Avoid the ER- Safety Tips Every Parent Should Know

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Every year, nearly 9 million children have a visit to the emergency room due to an injury. The experiences can have long-term impacts on kids, and many of these visits are preventable.

At AdventHealth, we care about the safety of your family. Here you'll find a list of tips to accident-proof your home and ways to help your kids stay safe around potentially dangerous areas like your backyard swimming pool.

Our goal is to make sure you don't end up in the ER in the first place. But remember, if you have an emergency, call 911 immediately and seek medical attention.

Here are ways to keep your kids safe and out of the hospital.

Swimming Pools

Swimming pools are lots of fun, but they can also be dangerous for children. Drowning is the second leading cause of injury-related deaths of children in the US, but a few safety precautions can help to prevent a tragedy.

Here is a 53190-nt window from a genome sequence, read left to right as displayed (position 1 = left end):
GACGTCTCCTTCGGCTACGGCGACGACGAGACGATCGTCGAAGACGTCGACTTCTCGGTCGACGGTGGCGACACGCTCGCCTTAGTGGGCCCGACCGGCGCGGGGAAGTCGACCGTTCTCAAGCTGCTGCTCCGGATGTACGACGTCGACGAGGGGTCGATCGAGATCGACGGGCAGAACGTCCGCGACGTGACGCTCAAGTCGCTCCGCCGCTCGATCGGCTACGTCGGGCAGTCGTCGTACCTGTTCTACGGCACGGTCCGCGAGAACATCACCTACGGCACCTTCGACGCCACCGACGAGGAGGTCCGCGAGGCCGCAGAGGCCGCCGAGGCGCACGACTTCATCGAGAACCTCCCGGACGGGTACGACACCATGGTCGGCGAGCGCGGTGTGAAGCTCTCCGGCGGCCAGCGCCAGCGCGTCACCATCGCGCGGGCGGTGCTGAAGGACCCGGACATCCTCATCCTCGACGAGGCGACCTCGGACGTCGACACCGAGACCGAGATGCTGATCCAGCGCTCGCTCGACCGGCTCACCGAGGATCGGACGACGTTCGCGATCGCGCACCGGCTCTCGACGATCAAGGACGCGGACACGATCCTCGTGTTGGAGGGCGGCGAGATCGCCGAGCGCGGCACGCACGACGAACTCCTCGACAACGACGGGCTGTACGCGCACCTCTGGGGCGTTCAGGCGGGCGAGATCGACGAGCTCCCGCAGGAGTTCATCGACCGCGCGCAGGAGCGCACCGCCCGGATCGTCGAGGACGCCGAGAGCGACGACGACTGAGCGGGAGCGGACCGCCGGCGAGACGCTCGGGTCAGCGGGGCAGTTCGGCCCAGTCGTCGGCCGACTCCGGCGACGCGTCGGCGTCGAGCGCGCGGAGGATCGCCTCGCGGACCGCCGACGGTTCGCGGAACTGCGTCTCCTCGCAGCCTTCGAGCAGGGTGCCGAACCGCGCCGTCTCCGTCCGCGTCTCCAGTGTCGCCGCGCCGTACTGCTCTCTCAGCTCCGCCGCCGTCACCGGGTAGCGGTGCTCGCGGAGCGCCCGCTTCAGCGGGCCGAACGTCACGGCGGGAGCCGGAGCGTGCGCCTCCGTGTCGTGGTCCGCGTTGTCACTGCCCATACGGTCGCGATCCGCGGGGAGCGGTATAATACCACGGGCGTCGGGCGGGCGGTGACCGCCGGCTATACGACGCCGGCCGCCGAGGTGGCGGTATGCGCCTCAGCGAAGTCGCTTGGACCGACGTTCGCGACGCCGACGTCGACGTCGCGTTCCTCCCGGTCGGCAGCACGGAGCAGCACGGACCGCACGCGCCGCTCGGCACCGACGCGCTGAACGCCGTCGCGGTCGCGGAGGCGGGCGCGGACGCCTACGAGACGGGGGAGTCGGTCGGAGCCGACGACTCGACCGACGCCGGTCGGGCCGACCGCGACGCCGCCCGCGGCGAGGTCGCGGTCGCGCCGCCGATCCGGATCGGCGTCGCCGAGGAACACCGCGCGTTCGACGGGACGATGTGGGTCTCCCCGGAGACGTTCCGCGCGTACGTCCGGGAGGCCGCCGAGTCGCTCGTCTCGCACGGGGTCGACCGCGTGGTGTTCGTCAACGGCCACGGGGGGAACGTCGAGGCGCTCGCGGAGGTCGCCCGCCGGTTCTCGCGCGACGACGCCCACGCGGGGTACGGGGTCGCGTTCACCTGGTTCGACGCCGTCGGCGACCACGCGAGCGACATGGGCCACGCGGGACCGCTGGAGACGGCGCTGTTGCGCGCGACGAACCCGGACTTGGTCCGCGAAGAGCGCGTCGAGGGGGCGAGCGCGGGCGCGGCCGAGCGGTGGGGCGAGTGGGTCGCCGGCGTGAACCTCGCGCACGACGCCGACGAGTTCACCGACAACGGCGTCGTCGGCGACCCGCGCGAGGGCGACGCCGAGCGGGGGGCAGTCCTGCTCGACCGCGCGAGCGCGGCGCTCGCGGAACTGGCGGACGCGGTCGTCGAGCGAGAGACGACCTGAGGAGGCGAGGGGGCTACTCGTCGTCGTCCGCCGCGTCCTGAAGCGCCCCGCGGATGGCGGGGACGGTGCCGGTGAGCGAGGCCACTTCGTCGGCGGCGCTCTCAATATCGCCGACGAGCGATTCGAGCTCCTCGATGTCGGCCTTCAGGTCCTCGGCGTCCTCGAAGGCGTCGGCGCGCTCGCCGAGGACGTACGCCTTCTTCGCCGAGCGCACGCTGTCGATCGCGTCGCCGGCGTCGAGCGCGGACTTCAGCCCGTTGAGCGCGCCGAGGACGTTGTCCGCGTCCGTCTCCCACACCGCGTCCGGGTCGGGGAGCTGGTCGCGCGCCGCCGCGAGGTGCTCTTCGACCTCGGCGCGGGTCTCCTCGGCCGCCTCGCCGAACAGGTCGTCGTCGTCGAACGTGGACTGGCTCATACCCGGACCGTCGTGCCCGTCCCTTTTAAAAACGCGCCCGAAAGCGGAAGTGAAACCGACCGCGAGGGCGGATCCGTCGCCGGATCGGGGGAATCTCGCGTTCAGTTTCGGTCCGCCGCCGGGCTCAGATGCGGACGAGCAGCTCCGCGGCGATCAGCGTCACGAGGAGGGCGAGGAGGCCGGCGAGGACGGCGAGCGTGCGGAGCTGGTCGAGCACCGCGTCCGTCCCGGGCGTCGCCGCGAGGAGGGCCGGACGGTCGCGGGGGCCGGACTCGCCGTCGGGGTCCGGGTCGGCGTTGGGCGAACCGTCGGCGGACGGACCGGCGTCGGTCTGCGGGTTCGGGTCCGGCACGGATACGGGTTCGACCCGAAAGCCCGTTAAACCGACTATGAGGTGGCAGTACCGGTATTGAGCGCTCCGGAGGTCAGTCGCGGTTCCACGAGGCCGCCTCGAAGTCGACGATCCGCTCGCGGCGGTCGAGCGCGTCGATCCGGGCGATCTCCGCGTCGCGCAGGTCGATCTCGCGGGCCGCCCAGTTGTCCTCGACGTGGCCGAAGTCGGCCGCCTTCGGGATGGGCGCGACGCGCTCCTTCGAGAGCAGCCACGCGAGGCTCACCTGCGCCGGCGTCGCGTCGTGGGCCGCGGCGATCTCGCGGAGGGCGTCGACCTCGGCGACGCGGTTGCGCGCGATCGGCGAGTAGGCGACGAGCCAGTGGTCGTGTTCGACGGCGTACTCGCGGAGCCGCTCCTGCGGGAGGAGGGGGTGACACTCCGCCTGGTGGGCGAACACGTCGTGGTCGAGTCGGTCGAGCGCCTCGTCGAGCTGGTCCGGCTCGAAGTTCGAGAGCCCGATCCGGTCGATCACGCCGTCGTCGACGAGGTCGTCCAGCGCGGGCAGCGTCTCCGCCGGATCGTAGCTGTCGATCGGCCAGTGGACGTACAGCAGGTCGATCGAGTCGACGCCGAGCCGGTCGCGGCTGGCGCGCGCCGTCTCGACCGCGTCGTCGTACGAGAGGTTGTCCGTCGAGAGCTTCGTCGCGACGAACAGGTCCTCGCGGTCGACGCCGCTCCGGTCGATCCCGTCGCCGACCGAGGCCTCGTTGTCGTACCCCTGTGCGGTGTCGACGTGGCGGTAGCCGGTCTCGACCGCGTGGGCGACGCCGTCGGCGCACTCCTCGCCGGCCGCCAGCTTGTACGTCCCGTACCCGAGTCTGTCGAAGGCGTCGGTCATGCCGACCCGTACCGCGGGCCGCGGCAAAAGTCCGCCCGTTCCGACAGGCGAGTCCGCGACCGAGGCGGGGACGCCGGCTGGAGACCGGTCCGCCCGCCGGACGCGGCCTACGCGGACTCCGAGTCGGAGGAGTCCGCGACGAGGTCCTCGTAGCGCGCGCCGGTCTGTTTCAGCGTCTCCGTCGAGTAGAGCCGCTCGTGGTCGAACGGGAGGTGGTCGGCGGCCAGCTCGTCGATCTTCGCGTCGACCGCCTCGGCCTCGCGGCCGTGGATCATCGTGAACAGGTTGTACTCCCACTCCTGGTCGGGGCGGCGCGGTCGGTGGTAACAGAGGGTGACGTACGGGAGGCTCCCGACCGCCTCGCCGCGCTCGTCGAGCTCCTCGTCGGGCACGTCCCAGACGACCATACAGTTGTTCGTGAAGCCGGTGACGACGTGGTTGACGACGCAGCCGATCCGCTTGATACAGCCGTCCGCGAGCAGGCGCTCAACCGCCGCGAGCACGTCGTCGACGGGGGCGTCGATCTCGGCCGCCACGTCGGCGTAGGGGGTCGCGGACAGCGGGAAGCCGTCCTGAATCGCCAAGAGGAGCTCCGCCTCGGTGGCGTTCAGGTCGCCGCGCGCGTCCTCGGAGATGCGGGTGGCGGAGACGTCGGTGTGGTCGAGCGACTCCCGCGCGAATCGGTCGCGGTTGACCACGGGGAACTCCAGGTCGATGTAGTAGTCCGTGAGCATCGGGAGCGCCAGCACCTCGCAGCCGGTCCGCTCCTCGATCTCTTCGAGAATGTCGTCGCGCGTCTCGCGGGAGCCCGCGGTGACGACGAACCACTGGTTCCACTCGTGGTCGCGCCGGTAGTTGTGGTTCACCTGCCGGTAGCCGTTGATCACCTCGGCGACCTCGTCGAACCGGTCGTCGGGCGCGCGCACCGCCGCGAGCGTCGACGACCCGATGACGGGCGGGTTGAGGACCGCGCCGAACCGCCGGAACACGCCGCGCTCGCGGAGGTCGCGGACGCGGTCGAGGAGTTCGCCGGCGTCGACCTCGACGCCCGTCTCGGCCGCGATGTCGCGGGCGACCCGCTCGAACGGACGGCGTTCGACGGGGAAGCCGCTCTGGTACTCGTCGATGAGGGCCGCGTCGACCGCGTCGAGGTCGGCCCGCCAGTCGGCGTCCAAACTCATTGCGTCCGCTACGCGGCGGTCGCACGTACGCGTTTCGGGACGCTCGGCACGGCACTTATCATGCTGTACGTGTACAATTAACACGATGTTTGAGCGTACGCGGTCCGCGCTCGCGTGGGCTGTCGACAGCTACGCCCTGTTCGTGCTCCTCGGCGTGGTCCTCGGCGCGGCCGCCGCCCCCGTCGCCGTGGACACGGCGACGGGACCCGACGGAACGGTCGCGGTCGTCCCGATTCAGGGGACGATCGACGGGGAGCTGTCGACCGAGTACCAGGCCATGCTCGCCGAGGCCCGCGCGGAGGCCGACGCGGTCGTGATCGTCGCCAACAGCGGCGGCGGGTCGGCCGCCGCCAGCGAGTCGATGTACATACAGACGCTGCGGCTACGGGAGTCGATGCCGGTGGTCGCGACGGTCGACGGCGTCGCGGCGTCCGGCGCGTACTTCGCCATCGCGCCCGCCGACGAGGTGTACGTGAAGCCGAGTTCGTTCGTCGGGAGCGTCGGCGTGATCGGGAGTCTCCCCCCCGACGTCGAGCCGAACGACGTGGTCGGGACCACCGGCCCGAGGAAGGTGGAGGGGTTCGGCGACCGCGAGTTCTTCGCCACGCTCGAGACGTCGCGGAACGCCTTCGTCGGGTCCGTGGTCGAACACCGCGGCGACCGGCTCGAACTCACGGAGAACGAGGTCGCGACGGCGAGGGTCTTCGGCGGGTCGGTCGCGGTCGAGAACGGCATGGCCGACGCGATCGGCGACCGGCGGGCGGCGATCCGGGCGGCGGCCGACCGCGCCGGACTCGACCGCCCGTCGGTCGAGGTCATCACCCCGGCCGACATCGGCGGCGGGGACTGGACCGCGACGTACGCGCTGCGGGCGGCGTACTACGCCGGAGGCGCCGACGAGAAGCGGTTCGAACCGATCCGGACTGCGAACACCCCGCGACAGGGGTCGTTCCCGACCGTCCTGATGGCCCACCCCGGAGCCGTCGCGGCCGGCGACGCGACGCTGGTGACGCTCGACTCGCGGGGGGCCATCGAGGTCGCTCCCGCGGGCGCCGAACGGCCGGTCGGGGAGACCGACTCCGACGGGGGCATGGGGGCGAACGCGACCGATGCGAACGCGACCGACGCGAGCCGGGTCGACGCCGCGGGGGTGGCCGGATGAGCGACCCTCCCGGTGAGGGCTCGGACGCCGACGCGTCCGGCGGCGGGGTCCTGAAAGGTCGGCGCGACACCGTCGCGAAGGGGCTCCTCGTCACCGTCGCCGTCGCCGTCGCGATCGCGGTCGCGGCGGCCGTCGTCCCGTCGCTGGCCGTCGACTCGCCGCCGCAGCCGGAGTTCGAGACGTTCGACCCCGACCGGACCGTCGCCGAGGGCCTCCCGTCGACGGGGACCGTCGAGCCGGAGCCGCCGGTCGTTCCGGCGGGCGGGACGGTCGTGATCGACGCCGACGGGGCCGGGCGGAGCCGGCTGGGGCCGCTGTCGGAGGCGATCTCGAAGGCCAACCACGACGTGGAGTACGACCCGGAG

If you have a pool at your home, be sure to enroll your kids in swim lessons early so that they learn water safety and how to keep their head above water. Remember, even children to know how to swim are still at risk of drowning, so it's critical that they only swim with adult supervision.

As a parent, taking a class to learn CPR is important and could give you a life-saving skill if there's ever an emergency. It's also critical to place a gate or fence around the pool, so that little ones don't wander into the water when you don't expect it.

Always keep an eye on children any time they are in or near water. Drowning can happen in as little as an inch of water, so areas like bathtubs, buckets, or toilets can also be risky.